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DMSO Represses Inflammatory Cytokine Production from Human Blood Cells and Reduces Autoimmune Arthritis.

Elisia I, Nakamura H, Lam V, Hofs E, Cederberg R, Cait J, Hughes MR, Lee L, Jia W, Adomat HH, Guns ES, McNagny KM, Samudio I, Krystal G - PLoS ONE (2016)

Bottom Line: Specifically, we found that between 0.5%-2%, DMSO significantly suppressed the expression of many pro-inflammatory cytokines/chemokines and prostaglandin E2 (PGE2).Although DMSO induces the differentiation of B16/F10 melanoma cells in vitro, topical administration of DMSO to mice subcutaneously implanted with B16 melanoma cells was ineffective at reducing tumor growth, DMSO was also found to block mouse macrophages from polarizing to either an M1- or an M2-phenotype, which may contribute to its inability to slow tumor growth.Topical administration of DMSO, however, significantly mitigated K/BxN serum-induced arthritis in mice, and this was associated with reduced levels of pro-inflammatory cytokines in the joints and white blood cell levels in the blood.

View Article: PubMed Central - PubMed

Affiliation: The Terry Fox Laboratory, British Columbia Cancer Agency, Vancouver, B.C., Canada.

ABSTRACT
Dimethyl sulfoxide (DMSO) is currently used as an alternative treatment for various inflammatory conditions as well as for cancer. Despite its widespread use, there is a paucity of data regarding its safety and efficacy as well as its mechanism of action in human cells. Herein, we demonstrate that DMSO has ex-vivo anti-inflammatory activity using Escherichia coli- (E. coli) and herpes simplex virus-1 (HSV-1)-stimulated whole human blood. Specifically, we found that between 0.5%-2%, DMSO significantly suppressed the expression of many pro-inflammatory cytokines/chemokines and prostaglandin E2 (PGE2). However, a significant reduction in monocyte viability was also observed at 2% DMSO, suggesting a narrow window of efficacy. Anti-inflammatory concentrations of DMSO suppressed E. coli-induced ERK1/2, p38, JNK and Akt phosphorylation, suggesting DMSO acts on these signaling pathways to suppress inflammatory cytokine/chemokine production. Although DMSO induces the differentiation of B16/F10 melanoma cells in vitro, topical administration of DMSO to mice subcutaneously implanted with B16 melanoma cells was ineffective at reducing tumor growth, DMSO was also found to block mouse macrophages from polarizing to either an M1- or an M2-phenotype, which may contribute to its inability to slow tumor growth. Topical administration of DMSO, however, significantly mitigated K/BxN serum-induced arthritis in mice, and this was associated with reduced levels of pro-inflammatory cytokines in the joints and white blood cell levels in the blood. Thus, while we cannot confirm the efficacy of DMSO as an anti-cancer agent, the use of DMSO in arthritis warrants further investigation to ascertain its therapeutic potential.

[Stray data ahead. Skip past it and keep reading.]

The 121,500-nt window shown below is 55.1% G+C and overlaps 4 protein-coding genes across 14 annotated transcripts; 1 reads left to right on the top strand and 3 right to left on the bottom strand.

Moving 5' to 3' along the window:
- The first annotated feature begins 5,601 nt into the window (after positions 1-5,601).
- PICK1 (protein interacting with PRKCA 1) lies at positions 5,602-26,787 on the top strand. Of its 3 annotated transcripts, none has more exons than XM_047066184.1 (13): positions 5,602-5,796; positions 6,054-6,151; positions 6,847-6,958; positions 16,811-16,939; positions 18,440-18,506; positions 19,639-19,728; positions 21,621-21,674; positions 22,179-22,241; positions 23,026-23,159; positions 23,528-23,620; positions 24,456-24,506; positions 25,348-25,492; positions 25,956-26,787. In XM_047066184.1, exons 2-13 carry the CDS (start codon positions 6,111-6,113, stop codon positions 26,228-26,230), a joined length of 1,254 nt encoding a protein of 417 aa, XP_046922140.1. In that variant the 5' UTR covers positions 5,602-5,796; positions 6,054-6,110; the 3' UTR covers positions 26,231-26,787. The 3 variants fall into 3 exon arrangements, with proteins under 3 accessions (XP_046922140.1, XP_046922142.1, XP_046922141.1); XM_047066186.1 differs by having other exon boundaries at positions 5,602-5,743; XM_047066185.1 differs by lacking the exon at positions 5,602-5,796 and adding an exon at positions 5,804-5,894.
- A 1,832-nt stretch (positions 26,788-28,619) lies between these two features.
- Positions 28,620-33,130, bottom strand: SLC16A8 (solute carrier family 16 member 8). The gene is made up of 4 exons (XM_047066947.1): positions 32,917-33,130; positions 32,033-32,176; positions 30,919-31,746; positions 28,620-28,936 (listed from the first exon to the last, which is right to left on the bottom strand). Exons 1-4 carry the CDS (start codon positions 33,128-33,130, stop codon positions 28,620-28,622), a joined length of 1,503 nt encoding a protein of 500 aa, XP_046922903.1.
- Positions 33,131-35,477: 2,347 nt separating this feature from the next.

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DMSO levels in (A) hind and fore joints and (B) plasma of K/BxN mice.* denotes significant (P<0.05) difference between control (n = 7) and DMSO-treated mice (n = 9).
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pone.0152538.g007: DMSO levels in (A) hind and fore joints and (B) plasma of K/BxN mice.* denotes significant (P<0.05) difference between control (n = 7) and DMSO-treated mice (n = 9).

Mentions: The ability of DMSO to significantly reduce arthritis-induced swelling in the front, but not in the hind paws corresponded with the efficacy of DMSO to modulate the gene expression of several pro-inflammatory cytokines that have been implicated in arthritic events (Fig 6). For example, gene expression levels of IL-1β, IL-6, TNFα, CXCL1 and CXCL2 in the hind paws of the DMSO-treated mice were not significantly different from the hind paws of water-treated mice while the fore paws of the DMSO-treated mice expressed significantly (P<0.05) lower levels of pro-inflammatory genes (IL-1β, IL-6, CXCL1 and CXCL2) than the fore paws of mice in the control group. DMSO levels in the joints and plasma of the mice were also quantified. Interestingly, even though DMSO was topically administered to only the hind paws, similar DMSO concentrations were detected in both the fore and hind joints as well as in the plasma of the mice (Fig 7). These results suggest that DMSO diffuses systemically throughout the body.